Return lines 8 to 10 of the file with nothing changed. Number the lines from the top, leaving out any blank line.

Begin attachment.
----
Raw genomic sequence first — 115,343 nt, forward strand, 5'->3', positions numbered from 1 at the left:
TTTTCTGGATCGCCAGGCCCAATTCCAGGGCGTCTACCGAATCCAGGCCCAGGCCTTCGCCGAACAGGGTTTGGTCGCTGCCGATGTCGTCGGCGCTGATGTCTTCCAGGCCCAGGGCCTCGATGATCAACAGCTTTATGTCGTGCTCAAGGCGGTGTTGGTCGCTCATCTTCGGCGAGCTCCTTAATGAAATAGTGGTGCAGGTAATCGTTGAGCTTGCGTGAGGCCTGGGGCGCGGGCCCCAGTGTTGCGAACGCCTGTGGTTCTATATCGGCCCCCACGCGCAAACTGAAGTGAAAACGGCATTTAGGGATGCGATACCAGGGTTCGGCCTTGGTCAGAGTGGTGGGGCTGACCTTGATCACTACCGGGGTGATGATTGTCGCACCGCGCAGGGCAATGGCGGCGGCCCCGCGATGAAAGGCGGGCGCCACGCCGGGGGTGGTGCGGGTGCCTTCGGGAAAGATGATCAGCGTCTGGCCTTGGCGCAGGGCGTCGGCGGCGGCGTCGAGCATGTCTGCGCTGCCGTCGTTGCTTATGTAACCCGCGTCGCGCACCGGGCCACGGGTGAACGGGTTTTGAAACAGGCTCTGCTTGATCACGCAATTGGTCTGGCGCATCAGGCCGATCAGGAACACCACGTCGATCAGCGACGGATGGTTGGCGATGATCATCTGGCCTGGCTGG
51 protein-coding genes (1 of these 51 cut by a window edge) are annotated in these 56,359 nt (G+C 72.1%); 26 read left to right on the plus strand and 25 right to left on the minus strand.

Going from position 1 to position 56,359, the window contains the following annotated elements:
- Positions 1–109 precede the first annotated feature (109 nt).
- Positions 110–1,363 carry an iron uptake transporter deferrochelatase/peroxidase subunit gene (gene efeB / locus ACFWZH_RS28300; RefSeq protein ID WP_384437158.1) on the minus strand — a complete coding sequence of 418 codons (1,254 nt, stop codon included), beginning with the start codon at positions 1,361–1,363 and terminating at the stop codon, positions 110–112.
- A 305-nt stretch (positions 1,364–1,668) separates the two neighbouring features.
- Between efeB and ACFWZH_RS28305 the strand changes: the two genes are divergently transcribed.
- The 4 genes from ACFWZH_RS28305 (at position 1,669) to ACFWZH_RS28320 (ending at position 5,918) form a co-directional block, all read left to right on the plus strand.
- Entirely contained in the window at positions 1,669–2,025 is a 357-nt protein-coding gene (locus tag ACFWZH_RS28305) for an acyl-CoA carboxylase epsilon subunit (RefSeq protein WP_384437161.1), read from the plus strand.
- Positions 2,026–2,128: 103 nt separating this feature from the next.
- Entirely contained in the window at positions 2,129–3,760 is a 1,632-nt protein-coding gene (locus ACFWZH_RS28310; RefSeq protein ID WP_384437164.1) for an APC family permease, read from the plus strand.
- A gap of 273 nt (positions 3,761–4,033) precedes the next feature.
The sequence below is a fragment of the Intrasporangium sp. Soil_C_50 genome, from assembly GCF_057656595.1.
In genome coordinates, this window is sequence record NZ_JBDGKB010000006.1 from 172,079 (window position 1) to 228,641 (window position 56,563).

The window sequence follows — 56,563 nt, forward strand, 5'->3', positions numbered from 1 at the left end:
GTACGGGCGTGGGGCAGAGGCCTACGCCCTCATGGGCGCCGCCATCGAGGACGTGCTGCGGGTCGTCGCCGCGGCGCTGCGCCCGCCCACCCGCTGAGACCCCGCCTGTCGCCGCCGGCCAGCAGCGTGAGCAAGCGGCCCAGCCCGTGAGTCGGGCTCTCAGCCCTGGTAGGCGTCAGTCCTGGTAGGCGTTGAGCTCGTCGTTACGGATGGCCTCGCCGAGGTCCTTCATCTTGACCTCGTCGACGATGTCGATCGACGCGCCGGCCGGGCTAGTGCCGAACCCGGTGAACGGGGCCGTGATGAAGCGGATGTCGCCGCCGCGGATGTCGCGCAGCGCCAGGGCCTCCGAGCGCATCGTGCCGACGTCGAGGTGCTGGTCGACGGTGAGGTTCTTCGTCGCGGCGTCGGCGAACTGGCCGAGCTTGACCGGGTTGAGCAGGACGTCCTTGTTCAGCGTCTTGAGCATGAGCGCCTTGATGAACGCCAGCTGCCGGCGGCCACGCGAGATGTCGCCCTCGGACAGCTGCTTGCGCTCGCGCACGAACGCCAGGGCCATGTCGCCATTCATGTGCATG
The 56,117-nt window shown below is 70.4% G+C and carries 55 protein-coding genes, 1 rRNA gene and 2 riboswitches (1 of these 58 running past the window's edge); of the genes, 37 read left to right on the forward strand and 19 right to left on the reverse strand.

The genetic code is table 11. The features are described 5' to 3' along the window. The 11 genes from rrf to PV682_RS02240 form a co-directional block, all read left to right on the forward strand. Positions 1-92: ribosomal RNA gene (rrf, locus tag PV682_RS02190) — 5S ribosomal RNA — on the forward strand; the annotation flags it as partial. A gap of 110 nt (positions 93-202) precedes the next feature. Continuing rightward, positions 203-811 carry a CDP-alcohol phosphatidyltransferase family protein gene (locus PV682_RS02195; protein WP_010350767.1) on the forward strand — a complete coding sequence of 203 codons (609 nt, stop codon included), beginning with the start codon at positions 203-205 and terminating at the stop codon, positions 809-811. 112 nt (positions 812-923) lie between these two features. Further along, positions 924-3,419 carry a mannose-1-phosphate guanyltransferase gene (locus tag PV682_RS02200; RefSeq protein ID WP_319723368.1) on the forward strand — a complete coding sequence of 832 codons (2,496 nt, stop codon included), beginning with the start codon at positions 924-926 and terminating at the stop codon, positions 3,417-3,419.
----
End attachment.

- Between efeB and ACFWZH_RS28305 the strand changes: the two genes are divergently transcribed.
- The 4 genes from ACFWZH_RS28305 (at position 1,669) to ACFWZH_RS28320 (ending at position 5,918) form a co-directional block, all read left to right on the plus strand.
- Entirely contained in the window at positions 1,669–2,025 is a 357-nt protein-coding gene (locus tag ACFWZH_RS28305) for an acyl-CoA carboxylase epsilon subunit (RefSeq protein WP_384437161.1), read from the plus strand.